Review: ‘Calvin’ by Martine Leavitt

As I mentioned in my previous post, I’ve started to binge read books in the “teens with mental health issues” genre. Calvin is the first book in this latest obsession, and I really hope that more people will read this book. It was such a fun and interesting read with a completely unreliable narrator.

Synopsis: Many of us had imaginary friends as children, but what if they suddenly came back and weren’t exactly imaginary anymore? Calvin has always believed that it couldn’t be a coincidence that he as born on the same day that the last Calvin & Hobbes comic was published, or that his parents named him Calvin (although they say it was because of Calvinism, not the comic), or that his grandfather gave him a stuffed tiger named Hobbes in his cradle. Of course, convincing everyone else that you are the living incarnation of society’s love for the comic is difficult when doctors are claiming you have schizophrenia. So Calvin sets out on a mission to convince the creator of Calvin & Hobbes to draw just one more comic… one set in comic-Calvin’s future, where Hobbes no longer exists, and life is finally normal.

I think I liked this book so much because I really identified with Calvin. He’s a really smart kid who doesn’t understand why he has to learn a bunch of random stuff in school but nothing important about living as an adult. He has been left behind by his best friend, who became popular and stopped talking to him. The stress of school and life finally got to him and became the catalyst for his first schizophrenic episode. I’ve never had such a psychological break, but I can understand how someone could reach that point when the stress gets to be too much.

The writing is fluid, but the dialogue can get a bit confusing when you are switching back and forth between characters. In some areas it reads almost like a play. Calvin is definitely an unreliable narrator. You can never be sure if any of the people he meets are real or not because he isn’t sure himself. With a huge talking tiger stalking just beyond his eyesight, every social interaction is possibly just another break in reality. Even his companion, Suzie, is questionably real. Calvin is never sure if he is just imagining her or if he has actually managed to convince his former best friend to come on a dangerous journey with him. And since every other person he meets could also be a figment of his imagination, even when they interact with Suzie, he can’t be sure if any of it is real. It’s delightfully confusing.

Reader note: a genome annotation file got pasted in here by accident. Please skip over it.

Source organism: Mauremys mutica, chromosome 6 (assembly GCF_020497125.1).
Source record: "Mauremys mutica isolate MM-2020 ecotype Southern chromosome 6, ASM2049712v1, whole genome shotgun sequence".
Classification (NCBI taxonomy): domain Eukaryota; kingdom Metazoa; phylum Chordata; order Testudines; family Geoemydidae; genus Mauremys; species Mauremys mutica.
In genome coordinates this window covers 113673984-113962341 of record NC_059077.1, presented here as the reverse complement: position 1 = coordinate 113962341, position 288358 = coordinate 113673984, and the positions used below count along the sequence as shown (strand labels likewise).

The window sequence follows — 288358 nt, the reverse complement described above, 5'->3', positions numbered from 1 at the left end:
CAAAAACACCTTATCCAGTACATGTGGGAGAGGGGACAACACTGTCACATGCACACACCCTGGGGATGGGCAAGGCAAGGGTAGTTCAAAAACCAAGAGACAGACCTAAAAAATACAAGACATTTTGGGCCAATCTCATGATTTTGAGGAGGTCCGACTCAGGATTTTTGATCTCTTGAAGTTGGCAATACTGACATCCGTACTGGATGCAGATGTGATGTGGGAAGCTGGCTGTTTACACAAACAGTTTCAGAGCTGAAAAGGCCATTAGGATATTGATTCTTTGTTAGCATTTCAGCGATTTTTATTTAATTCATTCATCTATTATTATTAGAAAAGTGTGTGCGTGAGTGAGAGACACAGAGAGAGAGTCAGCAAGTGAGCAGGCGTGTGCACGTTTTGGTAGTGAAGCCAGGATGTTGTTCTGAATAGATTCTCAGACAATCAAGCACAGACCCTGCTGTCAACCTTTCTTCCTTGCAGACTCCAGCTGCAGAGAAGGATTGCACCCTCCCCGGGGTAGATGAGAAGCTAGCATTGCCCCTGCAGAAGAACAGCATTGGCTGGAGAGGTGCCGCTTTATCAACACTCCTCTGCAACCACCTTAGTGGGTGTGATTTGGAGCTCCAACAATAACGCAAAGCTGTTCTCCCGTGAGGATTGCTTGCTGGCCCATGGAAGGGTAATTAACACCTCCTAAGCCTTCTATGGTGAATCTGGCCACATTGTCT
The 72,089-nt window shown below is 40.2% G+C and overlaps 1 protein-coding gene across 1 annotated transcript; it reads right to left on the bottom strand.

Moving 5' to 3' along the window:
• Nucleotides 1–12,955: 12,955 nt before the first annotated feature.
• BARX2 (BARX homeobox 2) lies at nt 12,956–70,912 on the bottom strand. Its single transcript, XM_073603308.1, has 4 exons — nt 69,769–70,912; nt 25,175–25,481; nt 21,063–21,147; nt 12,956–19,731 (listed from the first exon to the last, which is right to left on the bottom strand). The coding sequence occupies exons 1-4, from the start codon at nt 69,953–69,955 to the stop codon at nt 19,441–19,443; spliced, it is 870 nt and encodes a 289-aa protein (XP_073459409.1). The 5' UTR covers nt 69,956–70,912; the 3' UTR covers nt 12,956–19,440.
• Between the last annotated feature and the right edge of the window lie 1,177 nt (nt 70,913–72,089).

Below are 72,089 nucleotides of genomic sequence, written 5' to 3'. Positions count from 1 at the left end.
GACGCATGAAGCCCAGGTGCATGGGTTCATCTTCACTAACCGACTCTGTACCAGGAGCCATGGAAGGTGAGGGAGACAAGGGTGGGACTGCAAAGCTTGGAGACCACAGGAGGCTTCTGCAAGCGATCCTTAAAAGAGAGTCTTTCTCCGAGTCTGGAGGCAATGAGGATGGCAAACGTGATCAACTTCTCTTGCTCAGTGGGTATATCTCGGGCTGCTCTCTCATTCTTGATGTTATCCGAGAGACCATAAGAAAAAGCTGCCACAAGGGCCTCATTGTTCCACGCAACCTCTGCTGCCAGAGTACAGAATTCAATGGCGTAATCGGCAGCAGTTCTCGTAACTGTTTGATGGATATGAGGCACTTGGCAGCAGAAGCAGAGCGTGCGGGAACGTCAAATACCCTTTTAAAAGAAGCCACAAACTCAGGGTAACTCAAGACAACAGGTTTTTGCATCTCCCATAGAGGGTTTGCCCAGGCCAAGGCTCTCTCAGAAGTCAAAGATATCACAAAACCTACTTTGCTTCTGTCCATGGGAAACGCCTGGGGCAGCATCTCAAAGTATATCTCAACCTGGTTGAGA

LC rating: 4-stars (quick and fun read with great characters)


2 thoughts on “Review: ‘Calvin’ by Martine Leavitt

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  1. An eye opener kind of read to introduce us to people with schizophrenic conditions. Do you feel sad after the read? Being left by friends, I can imagine how devastating one can feel. Nice review!


    1. I think it was an overall positive read in the end. Calvin learns a lot about himself during his journey, which helps him come to terms with his mental illness. I think the message that this sends to readers is that there isn’t a magical cure for our problems and that turning away from help can often make things harder. But there are definitely some positive results from his journey in the end. I don’t want to spoil anything for new readers though, so I’ll have to leave things ambiguous. 😉

      Liked by 1 person

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